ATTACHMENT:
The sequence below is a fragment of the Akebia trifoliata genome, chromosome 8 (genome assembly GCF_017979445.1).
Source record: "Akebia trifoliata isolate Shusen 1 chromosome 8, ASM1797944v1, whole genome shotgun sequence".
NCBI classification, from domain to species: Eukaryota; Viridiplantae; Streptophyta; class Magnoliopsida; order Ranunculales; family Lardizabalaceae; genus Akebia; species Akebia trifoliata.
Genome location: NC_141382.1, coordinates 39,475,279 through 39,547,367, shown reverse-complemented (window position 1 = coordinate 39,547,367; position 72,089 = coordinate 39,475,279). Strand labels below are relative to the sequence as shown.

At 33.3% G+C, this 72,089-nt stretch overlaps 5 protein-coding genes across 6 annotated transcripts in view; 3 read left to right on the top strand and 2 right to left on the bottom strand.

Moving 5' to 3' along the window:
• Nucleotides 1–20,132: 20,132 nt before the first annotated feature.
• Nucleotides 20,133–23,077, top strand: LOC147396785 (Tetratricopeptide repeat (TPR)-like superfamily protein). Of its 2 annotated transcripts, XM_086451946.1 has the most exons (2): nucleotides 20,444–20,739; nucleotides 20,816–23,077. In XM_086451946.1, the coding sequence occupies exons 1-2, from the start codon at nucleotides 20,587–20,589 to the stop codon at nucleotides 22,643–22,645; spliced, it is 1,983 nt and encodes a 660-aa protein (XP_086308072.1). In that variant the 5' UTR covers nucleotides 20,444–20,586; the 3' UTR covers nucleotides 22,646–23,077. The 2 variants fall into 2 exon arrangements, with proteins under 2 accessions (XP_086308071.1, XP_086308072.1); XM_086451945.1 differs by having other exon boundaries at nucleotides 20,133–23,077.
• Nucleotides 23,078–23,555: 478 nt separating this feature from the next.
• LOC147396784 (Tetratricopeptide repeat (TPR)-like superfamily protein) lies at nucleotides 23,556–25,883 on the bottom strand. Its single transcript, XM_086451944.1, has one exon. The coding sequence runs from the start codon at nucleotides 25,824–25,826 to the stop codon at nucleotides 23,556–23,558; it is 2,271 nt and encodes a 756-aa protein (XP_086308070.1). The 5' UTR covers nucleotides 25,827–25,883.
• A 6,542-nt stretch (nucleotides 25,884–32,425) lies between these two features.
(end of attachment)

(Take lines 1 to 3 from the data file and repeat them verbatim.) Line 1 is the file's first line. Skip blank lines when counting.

The sequence below is a fragment of the Akebia trifoliata genome, chromosome 8 (genome assembly GCF_017979445.1).
Source record: "Akebia trifoliata isolate Shusen 1 chromosome 8, ASM1797944v1, whole genome shotgun sequence".
NCBI classification, from domain to species: Eukaryota; Viridiplantae; Streptophyta; class Magnoliopsida; order Ranunculales; family Lardizabalaceae; genus Akebia; species Akebia trifoliata.